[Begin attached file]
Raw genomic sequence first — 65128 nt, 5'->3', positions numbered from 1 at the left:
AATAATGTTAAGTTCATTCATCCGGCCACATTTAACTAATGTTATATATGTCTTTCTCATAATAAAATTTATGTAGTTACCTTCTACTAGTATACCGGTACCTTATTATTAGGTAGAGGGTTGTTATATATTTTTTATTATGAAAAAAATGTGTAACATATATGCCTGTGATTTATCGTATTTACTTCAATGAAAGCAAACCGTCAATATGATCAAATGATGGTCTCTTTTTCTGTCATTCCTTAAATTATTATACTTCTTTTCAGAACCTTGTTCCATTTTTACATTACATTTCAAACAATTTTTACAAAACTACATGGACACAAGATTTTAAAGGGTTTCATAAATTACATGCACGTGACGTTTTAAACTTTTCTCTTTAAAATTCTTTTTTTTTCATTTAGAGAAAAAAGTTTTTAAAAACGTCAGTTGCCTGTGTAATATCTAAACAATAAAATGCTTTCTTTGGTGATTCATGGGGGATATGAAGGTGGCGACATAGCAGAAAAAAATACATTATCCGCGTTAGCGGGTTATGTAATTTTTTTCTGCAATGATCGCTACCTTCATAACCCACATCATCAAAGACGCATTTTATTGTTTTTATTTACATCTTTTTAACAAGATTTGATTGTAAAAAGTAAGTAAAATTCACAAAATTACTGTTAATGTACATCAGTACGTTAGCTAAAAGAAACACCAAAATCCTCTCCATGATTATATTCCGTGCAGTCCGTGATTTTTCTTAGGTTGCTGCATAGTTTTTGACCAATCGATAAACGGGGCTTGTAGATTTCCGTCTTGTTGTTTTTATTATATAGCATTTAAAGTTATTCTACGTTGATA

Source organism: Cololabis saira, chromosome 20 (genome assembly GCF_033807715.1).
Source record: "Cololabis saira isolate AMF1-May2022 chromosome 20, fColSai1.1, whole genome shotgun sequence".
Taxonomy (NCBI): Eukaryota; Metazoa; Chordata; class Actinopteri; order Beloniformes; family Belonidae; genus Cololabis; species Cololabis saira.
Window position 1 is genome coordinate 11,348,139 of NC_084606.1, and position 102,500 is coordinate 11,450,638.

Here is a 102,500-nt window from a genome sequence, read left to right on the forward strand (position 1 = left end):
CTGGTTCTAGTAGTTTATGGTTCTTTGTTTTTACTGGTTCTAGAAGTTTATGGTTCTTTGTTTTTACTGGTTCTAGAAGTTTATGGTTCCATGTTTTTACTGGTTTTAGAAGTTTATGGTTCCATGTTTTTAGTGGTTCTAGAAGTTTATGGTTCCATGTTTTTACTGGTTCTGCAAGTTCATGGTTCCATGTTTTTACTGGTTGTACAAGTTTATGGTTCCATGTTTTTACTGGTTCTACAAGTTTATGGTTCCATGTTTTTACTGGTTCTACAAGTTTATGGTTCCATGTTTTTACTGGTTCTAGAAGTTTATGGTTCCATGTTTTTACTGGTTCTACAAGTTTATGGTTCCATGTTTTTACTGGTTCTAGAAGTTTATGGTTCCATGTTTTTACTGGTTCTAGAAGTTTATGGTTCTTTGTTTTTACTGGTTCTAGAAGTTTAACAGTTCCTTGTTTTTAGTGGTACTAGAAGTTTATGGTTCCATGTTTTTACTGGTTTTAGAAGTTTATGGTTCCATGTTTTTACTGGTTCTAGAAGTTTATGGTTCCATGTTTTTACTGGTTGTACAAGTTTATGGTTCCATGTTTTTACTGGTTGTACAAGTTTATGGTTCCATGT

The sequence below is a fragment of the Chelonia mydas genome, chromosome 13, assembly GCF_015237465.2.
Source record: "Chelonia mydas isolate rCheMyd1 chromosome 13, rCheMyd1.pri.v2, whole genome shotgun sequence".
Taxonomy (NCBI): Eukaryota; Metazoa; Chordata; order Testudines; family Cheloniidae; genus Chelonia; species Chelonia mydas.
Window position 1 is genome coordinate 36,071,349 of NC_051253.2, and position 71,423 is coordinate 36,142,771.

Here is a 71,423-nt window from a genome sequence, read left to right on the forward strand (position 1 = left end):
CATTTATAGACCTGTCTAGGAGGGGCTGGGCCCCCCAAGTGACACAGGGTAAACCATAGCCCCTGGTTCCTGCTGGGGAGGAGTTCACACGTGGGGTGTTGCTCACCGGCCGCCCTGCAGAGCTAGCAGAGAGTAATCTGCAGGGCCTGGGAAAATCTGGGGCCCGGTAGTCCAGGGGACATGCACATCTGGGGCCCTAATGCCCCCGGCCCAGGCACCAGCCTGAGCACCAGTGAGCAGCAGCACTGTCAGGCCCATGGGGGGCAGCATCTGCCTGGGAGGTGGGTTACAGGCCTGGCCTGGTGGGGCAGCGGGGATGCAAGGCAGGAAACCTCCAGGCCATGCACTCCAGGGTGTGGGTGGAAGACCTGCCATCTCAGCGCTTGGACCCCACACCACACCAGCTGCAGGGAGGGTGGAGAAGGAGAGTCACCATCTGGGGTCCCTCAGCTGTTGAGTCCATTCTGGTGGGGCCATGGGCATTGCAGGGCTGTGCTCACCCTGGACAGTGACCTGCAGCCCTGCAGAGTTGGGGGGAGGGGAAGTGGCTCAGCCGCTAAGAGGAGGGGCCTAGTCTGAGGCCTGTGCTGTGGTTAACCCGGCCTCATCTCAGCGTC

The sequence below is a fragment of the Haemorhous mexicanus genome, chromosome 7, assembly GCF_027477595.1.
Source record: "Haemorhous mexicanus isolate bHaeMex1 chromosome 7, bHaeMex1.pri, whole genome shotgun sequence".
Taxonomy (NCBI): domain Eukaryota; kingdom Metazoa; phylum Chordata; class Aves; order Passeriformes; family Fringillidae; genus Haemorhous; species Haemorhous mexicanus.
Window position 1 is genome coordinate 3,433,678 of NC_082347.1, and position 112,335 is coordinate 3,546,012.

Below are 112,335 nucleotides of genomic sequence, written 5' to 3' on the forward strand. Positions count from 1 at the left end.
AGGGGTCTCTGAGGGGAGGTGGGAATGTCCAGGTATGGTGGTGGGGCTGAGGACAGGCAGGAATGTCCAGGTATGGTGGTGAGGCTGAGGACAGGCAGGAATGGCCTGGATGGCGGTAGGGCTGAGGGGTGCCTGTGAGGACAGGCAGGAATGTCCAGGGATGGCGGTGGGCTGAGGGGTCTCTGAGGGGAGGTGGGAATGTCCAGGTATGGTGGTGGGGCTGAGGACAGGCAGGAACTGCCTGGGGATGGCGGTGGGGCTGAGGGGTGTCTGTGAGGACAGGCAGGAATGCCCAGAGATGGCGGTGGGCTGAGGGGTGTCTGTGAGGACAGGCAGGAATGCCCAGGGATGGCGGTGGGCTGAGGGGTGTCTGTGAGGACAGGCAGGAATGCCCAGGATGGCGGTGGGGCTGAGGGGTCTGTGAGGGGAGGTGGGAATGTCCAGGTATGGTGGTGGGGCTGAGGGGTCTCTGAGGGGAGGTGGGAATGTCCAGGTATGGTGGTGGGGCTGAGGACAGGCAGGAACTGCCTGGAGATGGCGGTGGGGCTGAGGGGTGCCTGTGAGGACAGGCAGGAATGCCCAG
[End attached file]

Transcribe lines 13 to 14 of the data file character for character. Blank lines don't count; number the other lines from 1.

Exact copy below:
Here is a 71,423-nt window from a genome sequence, read left to right on the forward strand (position 1 = left end):
CATTTATAGACCTGTCTAGGAGGGGCTGGGCCCCCCAAGTGACACAGGGTAAACCATAGCCCCTGGTTCCTGCTGGGGAGGAGTTCACACGTGGGGTGTTGCTCACCGGCCGCCCTGCAGAGCTAGCAGAGAGTAATCTGCAGGGCCTGGGAAAATCTGGGGCCCGGTAGTCCAGGGGACATGCACATCTGGGGCCCTAATGCCCCCGGCCCAGGCACCAGCCTGAGCACCAGTGAGCAGCAGCACTGTCAGGCCCATGGGGGGCAGCATCTGCCTGGGAGGTGGGTTACAGGCCTGGCCTGGTGGGGCAGCGGGGATGCAAGGCAGGAAACCTCCAGGCCATGCACTCCAGGGTGTGGGTGGAAGACCTGCCATCTCAGCGCTTGGACCCCACACCACACCAGCTGCAGGGAGGGTGGAGAAGGAGAGTCACCATCTGGGGTCCCTCAGCTGTTGAGTCCATTCTGGTGGGGCCATGGGCATTGCAGGGCTGTGCTCACCCTGGACAGTGACCTGCAGCCCTGCAGAGTTGGGGGGAGGGGAAGTGGCTCAGCCGCTAAGAGGAGGGGCCTAGTCTGAGGCCTGTGCTGTGGTTAACCCGGCCTCATCTCAGCGTC